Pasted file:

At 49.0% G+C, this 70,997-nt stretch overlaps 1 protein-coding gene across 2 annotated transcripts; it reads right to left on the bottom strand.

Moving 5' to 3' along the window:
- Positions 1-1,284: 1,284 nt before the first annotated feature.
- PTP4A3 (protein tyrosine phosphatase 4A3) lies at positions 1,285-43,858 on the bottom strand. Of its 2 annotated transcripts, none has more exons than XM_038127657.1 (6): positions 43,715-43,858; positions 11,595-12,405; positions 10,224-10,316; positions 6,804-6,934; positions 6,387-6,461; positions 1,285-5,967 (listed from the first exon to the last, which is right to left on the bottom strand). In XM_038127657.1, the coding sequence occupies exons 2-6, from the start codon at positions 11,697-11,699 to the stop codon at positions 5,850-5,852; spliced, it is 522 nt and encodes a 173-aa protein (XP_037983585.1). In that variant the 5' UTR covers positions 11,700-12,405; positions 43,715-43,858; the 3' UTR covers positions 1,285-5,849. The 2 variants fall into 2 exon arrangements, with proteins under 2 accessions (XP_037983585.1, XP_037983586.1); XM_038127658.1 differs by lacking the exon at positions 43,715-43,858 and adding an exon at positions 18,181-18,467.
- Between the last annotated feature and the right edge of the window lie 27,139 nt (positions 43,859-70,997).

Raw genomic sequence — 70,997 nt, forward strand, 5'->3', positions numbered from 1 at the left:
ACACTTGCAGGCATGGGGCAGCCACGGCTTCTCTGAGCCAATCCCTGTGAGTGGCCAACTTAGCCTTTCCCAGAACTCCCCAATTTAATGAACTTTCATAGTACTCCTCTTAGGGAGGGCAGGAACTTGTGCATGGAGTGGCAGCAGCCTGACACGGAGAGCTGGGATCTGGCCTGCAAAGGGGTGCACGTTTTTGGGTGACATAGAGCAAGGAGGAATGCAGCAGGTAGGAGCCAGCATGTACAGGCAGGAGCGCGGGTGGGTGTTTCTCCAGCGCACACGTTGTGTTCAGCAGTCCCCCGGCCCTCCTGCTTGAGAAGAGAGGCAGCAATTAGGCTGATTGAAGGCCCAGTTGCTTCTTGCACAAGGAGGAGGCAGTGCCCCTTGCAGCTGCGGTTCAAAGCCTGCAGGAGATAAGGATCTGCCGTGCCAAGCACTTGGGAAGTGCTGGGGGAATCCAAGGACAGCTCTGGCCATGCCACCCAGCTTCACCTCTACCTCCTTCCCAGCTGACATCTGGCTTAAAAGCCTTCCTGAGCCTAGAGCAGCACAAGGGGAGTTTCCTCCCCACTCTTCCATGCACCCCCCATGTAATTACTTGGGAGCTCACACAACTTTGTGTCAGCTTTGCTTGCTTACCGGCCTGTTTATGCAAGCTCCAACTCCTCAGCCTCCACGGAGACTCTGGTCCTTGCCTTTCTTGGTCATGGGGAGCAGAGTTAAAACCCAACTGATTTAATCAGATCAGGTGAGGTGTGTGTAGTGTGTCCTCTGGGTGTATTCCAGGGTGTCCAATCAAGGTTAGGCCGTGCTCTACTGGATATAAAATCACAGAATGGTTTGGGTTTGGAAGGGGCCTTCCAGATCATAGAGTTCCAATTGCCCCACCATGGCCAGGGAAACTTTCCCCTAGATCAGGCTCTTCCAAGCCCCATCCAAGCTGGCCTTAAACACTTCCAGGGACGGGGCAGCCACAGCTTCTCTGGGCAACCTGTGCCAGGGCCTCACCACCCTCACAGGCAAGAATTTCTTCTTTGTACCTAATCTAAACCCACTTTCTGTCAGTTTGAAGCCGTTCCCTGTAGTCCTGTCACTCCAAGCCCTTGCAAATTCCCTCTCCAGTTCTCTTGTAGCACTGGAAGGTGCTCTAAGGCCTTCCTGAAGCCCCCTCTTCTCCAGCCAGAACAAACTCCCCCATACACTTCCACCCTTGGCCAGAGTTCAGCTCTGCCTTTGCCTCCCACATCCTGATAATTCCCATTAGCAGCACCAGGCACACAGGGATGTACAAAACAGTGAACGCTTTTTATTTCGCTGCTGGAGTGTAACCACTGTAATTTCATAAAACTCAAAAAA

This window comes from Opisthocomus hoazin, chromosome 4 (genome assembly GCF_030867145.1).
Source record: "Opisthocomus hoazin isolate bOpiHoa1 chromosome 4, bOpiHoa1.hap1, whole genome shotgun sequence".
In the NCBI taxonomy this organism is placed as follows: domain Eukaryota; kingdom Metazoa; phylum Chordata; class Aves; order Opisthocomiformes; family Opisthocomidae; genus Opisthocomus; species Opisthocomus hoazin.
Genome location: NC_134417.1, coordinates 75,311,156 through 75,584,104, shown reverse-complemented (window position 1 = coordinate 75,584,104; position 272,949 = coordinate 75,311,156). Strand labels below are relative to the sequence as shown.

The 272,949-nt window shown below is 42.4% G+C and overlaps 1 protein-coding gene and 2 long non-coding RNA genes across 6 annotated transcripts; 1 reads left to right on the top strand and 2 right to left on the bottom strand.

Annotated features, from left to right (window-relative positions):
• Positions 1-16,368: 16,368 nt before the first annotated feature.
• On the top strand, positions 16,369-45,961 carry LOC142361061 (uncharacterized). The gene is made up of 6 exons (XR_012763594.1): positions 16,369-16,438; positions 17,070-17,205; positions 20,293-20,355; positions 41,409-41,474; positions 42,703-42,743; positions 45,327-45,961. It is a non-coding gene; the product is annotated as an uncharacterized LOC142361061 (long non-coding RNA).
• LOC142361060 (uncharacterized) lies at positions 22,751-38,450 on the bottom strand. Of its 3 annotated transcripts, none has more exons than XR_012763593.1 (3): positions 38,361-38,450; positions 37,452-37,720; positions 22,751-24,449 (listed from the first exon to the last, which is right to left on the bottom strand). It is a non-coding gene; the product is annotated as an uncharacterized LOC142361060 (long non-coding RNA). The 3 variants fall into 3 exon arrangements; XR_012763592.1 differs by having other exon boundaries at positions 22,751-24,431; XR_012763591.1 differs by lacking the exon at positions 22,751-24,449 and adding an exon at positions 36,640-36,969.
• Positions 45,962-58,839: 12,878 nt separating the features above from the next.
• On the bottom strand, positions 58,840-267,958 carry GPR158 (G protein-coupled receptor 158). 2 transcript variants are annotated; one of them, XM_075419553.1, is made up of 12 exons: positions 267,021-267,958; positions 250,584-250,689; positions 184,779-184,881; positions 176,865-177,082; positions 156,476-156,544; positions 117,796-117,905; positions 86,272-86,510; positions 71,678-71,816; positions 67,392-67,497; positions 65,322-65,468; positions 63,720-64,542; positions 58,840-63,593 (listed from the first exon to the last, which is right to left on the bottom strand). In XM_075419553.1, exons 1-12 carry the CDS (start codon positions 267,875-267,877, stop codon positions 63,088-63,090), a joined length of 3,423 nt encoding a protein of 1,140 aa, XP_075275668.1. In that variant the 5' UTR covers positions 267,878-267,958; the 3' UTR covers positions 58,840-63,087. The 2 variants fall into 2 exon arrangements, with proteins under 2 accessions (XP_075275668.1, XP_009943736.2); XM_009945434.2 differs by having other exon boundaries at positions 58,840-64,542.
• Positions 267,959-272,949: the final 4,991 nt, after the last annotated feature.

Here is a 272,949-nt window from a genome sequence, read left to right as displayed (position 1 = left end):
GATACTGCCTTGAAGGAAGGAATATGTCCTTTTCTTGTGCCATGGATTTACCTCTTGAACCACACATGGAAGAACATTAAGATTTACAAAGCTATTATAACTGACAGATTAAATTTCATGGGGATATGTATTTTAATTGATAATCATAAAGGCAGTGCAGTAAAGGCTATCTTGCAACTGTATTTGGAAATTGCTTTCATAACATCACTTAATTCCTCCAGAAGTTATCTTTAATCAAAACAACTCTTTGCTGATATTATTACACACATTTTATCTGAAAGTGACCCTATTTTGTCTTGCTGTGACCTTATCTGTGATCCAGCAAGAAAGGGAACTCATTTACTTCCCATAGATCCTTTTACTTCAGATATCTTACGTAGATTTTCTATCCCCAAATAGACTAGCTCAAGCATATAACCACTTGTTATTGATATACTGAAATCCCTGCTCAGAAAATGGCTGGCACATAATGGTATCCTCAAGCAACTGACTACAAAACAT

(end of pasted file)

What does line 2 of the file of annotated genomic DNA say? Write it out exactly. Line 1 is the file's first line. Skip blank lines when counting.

Moving 5' to 3' along the window: